The Miami Herald reported that Trump’s border wall shutdown has “sowed chaos and confusion into an already swollen immigration courts system.” Continuing, The Herald highlighted the plight of immigrants in Miami who face the crushing reality of delayed court proceedings. Unfortunately, such events affect jobs, families, lives, and futures. One immigrant, in the middle of a five-year fight for reprieve from deportation, stated: “My school is held back. my job is held back. I’m just waiting for the government to reopen so I can continue my life.”
Other Agencies to Consider
While courts obviously serve a critical role for immigrants across the nation, other agencies also serve important roles. Below, we highlight a few relevant government agencies and their current status during the shutdown. For a full list, visit the Catholic Legal Immigration Network for more information.
As a law enforcement agency, ICE continues to operate during partial government shutdowns. That is because the U.S. government considers such agencies essential for the safety of the U.S. and its inhabitants. Those detainees facing removal will also have their court proceedings continue under ICE, though court staffers aren’t receiving pay.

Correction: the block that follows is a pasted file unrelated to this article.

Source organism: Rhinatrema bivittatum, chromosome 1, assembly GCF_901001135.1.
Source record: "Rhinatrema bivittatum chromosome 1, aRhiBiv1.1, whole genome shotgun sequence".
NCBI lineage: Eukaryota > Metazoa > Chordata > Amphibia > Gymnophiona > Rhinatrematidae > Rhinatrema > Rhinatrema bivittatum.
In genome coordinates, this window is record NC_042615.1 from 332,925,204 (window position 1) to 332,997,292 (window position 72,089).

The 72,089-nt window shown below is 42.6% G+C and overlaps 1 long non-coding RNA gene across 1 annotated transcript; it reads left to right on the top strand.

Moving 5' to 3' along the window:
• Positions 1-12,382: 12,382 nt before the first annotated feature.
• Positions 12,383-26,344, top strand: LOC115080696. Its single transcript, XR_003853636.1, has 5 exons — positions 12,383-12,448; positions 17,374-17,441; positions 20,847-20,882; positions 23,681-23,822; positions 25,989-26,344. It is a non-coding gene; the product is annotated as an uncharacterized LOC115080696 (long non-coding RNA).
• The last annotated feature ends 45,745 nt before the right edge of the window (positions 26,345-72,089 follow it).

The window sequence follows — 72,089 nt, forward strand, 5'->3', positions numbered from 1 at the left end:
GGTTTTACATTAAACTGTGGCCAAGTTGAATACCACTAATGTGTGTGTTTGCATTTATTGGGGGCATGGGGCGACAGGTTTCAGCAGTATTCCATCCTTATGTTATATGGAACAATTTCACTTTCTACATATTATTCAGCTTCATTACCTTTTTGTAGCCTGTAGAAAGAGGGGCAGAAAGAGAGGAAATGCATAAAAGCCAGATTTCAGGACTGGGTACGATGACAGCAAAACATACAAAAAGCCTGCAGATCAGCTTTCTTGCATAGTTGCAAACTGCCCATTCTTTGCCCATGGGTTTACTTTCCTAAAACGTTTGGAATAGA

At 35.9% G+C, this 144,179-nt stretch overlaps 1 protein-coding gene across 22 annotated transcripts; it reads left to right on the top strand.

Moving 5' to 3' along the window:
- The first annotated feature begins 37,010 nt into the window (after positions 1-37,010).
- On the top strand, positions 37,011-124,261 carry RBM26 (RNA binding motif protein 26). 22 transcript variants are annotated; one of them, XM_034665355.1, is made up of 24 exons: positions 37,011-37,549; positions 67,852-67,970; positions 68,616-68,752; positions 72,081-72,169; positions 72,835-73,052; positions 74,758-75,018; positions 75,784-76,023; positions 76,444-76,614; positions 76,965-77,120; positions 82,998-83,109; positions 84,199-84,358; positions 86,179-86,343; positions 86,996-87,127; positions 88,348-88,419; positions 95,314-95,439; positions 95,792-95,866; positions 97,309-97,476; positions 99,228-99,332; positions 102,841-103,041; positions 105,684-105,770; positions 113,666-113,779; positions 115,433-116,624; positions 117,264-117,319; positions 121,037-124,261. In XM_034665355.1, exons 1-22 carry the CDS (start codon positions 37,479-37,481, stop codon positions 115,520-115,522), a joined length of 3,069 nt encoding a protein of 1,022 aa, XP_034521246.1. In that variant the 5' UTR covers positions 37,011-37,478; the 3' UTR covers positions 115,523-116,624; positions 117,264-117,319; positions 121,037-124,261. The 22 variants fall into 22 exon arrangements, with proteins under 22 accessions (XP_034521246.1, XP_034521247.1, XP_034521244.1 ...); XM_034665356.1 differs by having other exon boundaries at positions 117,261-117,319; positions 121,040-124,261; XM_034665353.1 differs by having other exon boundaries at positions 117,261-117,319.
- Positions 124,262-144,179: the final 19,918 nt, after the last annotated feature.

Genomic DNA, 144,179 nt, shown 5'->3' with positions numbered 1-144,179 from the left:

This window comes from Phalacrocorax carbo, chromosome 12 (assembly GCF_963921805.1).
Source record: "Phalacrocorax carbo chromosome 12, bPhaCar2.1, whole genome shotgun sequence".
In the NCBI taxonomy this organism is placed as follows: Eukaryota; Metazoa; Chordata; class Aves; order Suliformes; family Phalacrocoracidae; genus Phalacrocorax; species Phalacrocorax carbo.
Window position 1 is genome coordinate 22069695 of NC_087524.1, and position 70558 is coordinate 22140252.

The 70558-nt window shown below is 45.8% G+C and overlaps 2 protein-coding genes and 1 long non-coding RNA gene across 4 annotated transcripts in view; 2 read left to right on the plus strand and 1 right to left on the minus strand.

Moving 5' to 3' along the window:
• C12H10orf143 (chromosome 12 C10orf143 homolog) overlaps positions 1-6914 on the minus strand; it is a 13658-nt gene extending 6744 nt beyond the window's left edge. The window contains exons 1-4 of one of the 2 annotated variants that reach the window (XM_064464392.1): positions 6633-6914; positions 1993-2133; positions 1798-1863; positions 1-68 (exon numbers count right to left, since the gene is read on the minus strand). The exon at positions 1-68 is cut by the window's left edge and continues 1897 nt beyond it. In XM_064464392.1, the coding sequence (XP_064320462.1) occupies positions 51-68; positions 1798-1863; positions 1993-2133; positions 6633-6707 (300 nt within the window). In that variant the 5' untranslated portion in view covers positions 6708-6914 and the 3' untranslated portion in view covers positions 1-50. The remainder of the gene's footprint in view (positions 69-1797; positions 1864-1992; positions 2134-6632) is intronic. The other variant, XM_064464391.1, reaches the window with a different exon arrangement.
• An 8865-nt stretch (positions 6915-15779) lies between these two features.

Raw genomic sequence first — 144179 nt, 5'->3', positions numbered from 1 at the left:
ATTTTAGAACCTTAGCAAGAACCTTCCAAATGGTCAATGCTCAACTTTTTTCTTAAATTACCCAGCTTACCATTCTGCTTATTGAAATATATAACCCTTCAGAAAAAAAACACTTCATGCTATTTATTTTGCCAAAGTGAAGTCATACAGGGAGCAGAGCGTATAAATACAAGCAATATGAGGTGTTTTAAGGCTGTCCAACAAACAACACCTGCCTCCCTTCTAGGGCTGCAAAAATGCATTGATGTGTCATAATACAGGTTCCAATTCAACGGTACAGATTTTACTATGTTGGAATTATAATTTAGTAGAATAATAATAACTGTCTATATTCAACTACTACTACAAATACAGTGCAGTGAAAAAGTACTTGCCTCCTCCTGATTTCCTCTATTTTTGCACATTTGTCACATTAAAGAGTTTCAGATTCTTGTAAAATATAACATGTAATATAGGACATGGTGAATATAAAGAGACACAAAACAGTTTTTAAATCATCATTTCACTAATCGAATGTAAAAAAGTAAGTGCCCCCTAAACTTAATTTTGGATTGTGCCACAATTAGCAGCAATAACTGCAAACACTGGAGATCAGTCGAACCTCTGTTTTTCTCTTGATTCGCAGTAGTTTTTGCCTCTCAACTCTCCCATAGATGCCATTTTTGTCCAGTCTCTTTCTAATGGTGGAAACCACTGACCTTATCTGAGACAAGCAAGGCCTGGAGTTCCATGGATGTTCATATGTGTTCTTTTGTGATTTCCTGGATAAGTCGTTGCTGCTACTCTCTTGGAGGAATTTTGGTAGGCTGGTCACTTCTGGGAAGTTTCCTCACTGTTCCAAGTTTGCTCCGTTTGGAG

Customs & Border Protection (CBP)
Like ICE, CBP is “essential” as a law enforcement agency. That does not mean, though, that any employees or efforts considered “non-essential” will continue. This means that there may be significant paperwork or processing delays for certain functions of CBP.
U.S. Citizenship and Immigration Services (USCIS)
Luckily, the USCIS is self-funded via application and processing fees. Because of this, anyone who has submitted paperwork or applications to the USCIS can expect their case to move forward without delay. Unfortunately, should the government shutdown continue, it may affect the USCIS’s functions and services.
What Happens if the Shutdown Continues?
Should the shutdown continue, Americans would face consequences – for many, they would be dire. Additionally, a continued shutdown would mean that those agencies that remained open would eventually shutter their doors as well. Davis & Associates continues to monitor the developing situation and will post any updates as they become available.
Worried? Contact an Expert Immigration Attorney
While the government shutdown has undoubtedly disrupted the lives of many across the nation, there is hope. If you have questions or concerns about the current shutdown or any immigration matter, the attorneys at Davis & Associates are ready to help. We currently serve clients in the Dallas-Fort Worth area, as well as across Texas.
There is no doubt that immigration court hearing delays, as well as the entire process, can be frustrating and concerning for immigrants and their families. Our expert attorneys work tirelessly to ensure that each client receives top-tier representation and counsel. Contact us today for a free initial consultation – you can discuss your questions and concerns, collaborate with a lawyer, and leave with the knowledge required to move forward.
 Ovalle, D., and Wile, R. (2019, January 12). ‘Their lives are on hold’: Miami’s immigration court grinds to a halt because of shutdown. The Miami Herald. Retrieved from https://www.miamiherald.com